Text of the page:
Speaking of excellent bang-for-buck, the 2017 Emilio Moro “Malleolus” (★★★★ 1/2) also delivers in this respect while somewhat straddling the line between “modern” and “classic” in Ribera. In 1998, the Moro family made the conscious decision to stop allowing aging requirements to influence decisions in the winery and instead focused on producing the best wine possible from each individual vineyard and parcel at their disposal.
Aged in milder French oak and with an emphasis on exhibiting their best vines and soils, Malleolus comes from vines ranging 25-75 years old — including the oldest on the property. It teems with blackberry and dark fruits, fresh floral aromas, ripe tannins and a dash of spice that’s noticeably less oaky than that found in Ribera del Dueros aged in new American oak.
Of the wines tasted for this piece, the Malleolus best captured the philosophical transition underway not only at Bodegas Emilio Moro, but across the region.
All of the aforementioned wines are both suitable examples of Ribera del Duero winemaking and perfectly obtainable (with prices ranging from $30 up toward $80). But it’s really not possible to talk about Ribera del Duero wines without talking about Vega Sicilia.
Founded in 1864, Bodegas Vega Sicilia began its life working with Bordeaux grapes via cuttings imported from France by Eloy Lecanda, a Basque-born, Bordeaux-trained winemaker and entrepreneur. Even then, Tinto Fino was part of the mix and in the intervening decades, it came to dominate Vega Sicilia’s wines. Through the mid-20th century — while most of the grape cultivation in the region was sold to co-ops — Vega Sicilia made its name producing wines under its own label. In the process, they became not only a signature wine of Ribera del Duero, but arguably the most sought after, collectible wine from all of Spain.
The wine that achieved this crown jewel status is Vega Sicilia “Único” Ribera del Duero (★★★★★). The reason this wine remains the standard-bearer for the region is clear. It ticks all the boxes for characteristic Ribera del Duero — a hit of heady spice on the nose giving way to some cooked strawberry and heaps of black cherry, blackcurrant, and even the faintest whiff of licorice. But this stunner rolls over the palate in waves, with all that lovely fruit, spice, and vanilla mingling with round, sanded-off tannins and a spicy finish that takes its time tapering off.
Único represents such a complete and well-integrated example of everything Ribera del Duero wines strive for that it’s not exactly surprising that this wine typically retails for upward of $400 a bottle. The fact that the DO label attached to Ribera’s most revered wine reads Cosecha — technically the “lowest” rung on the aging requirements ladder — highlights the ways in which the region’s hierarchy of labeling terms are far from perfect.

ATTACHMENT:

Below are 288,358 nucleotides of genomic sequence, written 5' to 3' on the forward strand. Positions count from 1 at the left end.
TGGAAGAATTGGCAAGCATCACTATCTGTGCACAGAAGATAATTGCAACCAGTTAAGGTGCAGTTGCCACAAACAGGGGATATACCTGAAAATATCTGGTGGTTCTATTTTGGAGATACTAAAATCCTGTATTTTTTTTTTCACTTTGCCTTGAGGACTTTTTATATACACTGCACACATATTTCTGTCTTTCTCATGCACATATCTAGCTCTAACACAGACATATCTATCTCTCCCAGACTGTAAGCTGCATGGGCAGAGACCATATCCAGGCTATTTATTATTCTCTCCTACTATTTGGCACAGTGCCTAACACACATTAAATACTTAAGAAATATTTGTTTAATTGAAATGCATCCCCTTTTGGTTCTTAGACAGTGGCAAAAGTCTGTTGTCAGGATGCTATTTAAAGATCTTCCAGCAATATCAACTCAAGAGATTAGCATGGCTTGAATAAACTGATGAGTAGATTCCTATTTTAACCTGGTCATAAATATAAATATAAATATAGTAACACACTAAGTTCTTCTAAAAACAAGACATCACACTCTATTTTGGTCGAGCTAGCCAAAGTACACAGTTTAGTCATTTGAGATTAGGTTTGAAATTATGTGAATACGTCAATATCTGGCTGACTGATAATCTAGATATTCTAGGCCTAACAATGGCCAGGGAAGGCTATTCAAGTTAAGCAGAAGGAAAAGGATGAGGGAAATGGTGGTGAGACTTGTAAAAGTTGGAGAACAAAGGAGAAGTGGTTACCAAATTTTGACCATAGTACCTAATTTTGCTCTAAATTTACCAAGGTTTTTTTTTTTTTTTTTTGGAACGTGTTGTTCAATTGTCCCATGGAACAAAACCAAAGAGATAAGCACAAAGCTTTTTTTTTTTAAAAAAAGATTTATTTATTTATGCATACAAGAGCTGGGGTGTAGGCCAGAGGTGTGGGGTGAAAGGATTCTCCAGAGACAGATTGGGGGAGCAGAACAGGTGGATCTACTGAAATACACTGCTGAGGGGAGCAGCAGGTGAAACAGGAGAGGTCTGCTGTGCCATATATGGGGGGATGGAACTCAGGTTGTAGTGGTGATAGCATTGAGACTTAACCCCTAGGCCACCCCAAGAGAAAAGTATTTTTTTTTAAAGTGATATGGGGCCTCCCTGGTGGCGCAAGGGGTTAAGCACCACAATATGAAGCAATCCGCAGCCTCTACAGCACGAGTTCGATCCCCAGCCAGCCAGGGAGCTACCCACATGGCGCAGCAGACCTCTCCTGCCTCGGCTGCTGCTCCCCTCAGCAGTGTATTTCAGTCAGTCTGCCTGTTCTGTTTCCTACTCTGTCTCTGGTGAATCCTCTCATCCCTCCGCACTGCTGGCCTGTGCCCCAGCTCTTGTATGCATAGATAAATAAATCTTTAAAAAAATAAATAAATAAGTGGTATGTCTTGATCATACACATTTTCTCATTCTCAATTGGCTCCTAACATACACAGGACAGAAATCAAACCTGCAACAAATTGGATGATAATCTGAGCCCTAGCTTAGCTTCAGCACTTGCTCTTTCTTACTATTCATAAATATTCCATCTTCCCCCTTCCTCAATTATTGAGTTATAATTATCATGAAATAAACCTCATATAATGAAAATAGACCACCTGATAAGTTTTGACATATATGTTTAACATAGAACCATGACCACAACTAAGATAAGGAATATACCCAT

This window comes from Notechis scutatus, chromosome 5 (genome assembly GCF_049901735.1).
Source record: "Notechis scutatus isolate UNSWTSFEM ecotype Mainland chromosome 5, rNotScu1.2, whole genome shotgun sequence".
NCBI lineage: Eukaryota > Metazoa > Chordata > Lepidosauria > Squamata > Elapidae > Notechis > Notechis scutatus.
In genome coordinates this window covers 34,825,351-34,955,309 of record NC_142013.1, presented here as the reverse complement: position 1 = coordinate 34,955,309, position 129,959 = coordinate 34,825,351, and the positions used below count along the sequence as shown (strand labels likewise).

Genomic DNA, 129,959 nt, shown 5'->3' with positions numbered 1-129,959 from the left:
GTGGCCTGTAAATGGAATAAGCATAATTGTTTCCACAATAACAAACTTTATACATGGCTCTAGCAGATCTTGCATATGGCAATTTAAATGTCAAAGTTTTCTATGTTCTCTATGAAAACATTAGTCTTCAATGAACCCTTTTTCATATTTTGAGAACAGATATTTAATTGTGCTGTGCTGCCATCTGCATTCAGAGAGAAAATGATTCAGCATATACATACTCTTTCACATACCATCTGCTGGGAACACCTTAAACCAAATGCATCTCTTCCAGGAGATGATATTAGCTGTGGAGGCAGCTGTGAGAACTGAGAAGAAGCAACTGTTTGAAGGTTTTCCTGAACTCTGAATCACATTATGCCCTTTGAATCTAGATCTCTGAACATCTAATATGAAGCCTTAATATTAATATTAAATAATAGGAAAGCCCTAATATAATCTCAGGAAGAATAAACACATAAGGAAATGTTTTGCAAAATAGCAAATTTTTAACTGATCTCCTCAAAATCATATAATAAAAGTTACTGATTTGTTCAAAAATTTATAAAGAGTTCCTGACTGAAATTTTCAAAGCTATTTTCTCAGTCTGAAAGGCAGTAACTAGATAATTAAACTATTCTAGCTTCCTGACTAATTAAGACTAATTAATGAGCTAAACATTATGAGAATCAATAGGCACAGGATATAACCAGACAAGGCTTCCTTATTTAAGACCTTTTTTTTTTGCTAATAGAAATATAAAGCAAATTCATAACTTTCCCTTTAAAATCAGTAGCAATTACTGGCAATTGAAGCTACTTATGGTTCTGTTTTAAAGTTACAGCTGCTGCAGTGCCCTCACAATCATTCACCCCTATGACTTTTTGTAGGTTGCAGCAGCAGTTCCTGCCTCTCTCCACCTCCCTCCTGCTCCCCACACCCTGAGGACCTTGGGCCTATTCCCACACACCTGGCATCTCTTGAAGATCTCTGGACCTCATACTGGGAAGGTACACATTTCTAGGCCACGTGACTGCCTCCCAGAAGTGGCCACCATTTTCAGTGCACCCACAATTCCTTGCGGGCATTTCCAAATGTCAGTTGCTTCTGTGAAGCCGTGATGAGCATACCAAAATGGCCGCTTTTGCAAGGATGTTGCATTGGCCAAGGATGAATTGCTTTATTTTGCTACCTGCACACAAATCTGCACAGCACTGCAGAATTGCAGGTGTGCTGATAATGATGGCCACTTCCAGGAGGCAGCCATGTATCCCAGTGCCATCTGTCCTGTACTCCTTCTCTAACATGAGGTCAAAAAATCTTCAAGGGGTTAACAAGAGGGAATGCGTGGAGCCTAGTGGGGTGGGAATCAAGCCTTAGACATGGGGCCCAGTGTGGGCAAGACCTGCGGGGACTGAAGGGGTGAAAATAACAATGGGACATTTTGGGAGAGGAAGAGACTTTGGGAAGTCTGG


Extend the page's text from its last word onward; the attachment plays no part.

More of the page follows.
Único typically spends a little more than five years in oak before resting in the bottle for nearly five years more, a process that imparts all that elegance and complexity to the wine. But because it starts in a mix of French and American oak and then undergoes a much longer portion of its wood aging in huge, 10,000-plus liter oak vats, it doesn’t neatly hew to the specific barrel-aging requirements and associated labeling terms of the DO.
I found the 2015 Vega Sicilia “Valbuena 5°” Ribera del Duero (★★★★ 3/4), the younger cousin to Unico, to be its more muscular counterpart in the most pleasant of ways, providing more pronounced herbal notes, a little more soft oak and somewhat brawnier tannins that punch up the texture (and for less than half the price of Único). As the kids say, this one slaps.
Vega Sicilia also produces a lighter, more modern style of Ribera del Duero (aged in used French oak) at a winery it established next door to its flagship bodega back in 1991 under the name Alión — proof that even those winemakers with the longest history in the region are embracing the evolution of Ribera del Duero.
***Revision: Upon initial publication, this piece noted that the Ribera del Duero blend allowed for only a small amount of Garnacha Tinta. This has been edited to align with recent changes to the regulations.
Note: All wines analyzed for this article were provided as samples by Ribera y Rueda and a select group of importers that we approached for this story. Learn more about our editorial policy.